Vesely could have been a top-10 pick last year, but decided to spend an extra year in Europe refining his game. A 6-11 wing player, Vesely could quickly blossom into a matchup nightmare for small forwards across the NBA. His low post game is slowly improving, and he’ll be the beneficiary of some good mid-range looks playing alongside Brandon Jennings.

11. Golden State – Marcus Morris, PF, Kansas

Morris wants to be slotted as a small forward, but his poor shooting at the Chicago combine pretty much put those hopes to rest. Golden State really needs a center, but Morris is the best available big man at this point, so this pick may result in David Lee sliding to the 5 position. That being said, Morris is an extremely skilled forward with decent range and a solid low-post game.

12. Utah – Alec Burks, SG, Colorado

In a draft devoid of pure shooting guards, Alec Burks is at the head of the class at the 2 position. Primarily known for his athleticism, the 19-year-old Burks is one of the draft’s potential breakout stars. Burks, along with the earlier selection of Knight, could give Utah their backcourt for the next decade.

13. Phoenix – Jimmer Fredette, PG, BYU

Fredette isn’t a true point guard, but who better to learn from than Steve Nash? What Jimmer Fredette is great at is putting the ball in the basket, and he should fit in quite nicely in the Suns’ “seven seconds or less” offense.

14. Houston – Jordan Hamilton, SF, Texas

The 6-9, 229-pound Hamilton may have snuck into the lottery with his fantastic shooting at the draft combine in Chicago earlier this month. Houston needs a scoring small forward, and Hamilton is just that – this pick makes perfect sense for the Rockets at 14.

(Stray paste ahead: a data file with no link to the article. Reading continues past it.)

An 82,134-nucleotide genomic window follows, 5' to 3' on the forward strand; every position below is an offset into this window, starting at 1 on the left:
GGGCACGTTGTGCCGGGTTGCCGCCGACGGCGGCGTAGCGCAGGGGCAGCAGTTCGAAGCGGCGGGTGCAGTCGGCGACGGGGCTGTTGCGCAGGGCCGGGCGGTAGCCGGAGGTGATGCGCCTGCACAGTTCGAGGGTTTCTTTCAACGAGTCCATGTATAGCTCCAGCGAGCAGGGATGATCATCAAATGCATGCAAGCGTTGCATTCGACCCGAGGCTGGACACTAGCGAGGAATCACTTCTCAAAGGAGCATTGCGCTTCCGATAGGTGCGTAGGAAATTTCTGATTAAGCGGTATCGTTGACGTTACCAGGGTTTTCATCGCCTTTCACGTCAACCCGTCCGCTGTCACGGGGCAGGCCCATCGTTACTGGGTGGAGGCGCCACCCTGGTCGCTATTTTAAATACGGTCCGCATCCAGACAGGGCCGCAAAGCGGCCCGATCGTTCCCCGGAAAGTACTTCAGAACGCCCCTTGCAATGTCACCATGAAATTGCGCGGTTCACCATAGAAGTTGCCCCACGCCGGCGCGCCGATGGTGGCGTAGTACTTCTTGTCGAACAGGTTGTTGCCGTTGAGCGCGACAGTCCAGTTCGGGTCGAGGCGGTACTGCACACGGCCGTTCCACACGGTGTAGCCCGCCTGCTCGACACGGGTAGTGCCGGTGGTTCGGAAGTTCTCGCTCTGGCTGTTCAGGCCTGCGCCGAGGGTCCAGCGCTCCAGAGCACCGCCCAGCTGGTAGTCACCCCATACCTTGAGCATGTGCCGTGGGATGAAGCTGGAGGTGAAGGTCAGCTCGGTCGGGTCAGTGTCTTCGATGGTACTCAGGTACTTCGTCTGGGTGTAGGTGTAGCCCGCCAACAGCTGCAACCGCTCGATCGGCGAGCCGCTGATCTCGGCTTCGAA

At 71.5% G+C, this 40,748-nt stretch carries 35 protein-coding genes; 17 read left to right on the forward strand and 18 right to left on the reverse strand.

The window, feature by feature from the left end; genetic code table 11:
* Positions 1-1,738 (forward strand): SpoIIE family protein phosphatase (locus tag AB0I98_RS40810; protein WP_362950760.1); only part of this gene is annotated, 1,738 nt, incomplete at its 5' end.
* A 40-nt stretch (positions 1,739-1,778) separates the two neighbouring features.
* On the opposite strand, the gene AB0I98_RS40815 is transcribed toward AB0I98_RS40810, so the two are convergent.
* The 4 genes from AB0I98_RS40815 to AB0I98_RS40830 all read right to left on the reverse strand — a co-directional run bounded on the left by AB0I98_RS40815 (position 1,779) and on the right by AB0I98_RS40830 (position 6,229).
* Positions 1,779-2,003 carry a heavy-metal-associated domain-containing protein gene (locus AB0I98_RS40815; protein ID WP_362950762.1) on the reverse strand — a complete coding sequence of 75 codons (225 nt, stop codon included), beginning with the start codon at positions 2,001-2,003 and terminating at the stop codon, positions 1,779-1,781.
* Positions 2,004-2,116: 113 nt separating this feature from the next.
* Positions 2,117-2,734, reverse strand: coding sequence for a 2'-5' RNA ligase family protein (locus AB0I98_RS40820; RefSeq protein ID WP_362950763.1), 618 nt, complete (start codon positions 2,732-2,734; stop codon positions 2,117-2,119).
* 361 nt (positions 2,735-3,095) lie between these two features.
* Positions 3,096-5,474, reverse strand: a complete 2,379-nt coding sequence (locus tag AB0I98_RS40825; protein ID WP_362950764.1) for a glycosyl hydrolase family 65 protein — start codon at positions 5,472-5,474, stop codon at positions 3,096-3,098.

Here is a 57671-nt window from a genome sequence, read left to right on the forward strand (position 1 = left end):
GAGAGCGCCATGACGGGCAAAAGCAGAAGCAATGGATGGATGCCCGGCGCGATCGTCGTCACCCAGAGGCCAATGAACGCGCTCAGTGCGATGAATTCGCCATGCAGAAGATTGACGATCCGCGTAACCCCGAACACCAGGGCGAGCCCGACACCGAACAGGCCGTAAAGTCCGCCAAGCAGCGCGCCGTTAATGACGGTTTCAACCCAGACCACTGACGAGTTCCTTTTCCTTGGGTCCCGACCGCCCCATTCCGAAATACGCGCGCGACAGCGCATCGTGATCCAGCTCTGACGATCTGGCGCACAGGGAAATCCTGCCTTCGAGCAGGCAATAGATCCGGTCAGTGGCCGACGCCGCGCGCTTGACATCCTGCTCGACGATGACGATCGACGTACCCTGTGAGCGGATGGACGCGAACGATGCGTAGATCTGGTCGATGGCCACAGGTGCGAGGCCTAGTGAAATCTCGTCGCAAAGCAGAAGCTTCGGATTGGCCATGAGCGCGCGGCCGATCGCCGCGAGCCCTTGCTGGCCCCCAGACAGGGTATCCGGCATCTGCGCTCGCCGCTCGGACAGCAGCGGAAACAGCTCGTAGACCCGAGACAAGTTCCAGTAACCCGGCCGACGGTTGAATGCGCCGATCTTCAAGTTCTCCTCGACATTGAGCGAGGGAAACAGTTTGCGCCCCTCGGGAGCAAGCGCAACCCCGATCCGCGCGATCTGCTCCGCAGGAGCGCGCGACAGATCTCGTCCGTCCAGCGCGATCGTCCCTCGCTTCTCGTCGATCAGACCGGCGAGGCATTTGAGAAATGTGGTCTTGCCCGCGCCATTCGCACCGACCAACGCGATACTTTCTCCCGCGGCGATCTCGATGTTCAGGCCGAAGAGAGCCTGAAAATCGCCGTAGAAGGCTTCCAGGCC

15. Indiana – Klay Thompson, SG, Washington State

Thompson is probably the second-best 2-guard prospect in the draft. Problem is, he doesn’t shoot all that well (Thompson shot 43.6 percent last season). He’s more of a high-volume scorer, and at 6-7, he should be able to get his shot off despite his lack of NBA-level athleticism.

16. Philadelphia – Markieff Morris, PF, Kansas

Another pick that appears to be the perfect blend of team and player is Markieff Morris to the Philadelphia at 16. Morris has the aggressiveness, shot-blocking and rebounding ability that will endear him to Sixers’ fans in short order, and he’s a pretty decent shooter from 15-20 feet. It probably doesn’t hurt that he’s a Philly native as well.

17. New York – Josh Selby, PG, Kansas

The recent buzz is that the Knicks’ front office is in love with Selby, who had an abbreviated, erratic run during his one season in Lawrence, Kansas. Selby is a very capable scorer who puts up off-the-charts in agility drills (he recorded a 42-inch vertical at the recent draft combine) – those two facts alone make it unlikely he’ll slip too far in the first round.

18. Washington – Chris Singleton, F, Florida State

He’s got the body type of a “new-age” small forward in the mold of a Josh Smith. Like Smith, Singleton has quick-twitch leaping ability, and attacks the rim with ferocity on the break. His ability to guard multiple positions would be an asset to the Wizards, who are severely lacking on the defensive end.

19. Charlotte – Kenneth Faried, PF, Morehead State

So he’s a bit undersized (6-6 without sneakers), but no one in the history of Division I men’s’ basketball grabbed more rebounds than Faried. That skill alone will earn him a decent paycheck for the next few years – Charlotte would do well to add Faried to a frontcourt rotation that’s in need of some extra muscle.

20. Minnesota – Marshon Brooks, SG, Providence

Unless they swap Derrick Williams for a shooting guard (and even if they don’t), Brooks would be a solid option for the Timberwolves at No. 20. The Wesley Johnson experiment didn’t quite work out as expected this year, and Brooks would be a terrific addition to a Minnesota backcourt currently devoid of scorers.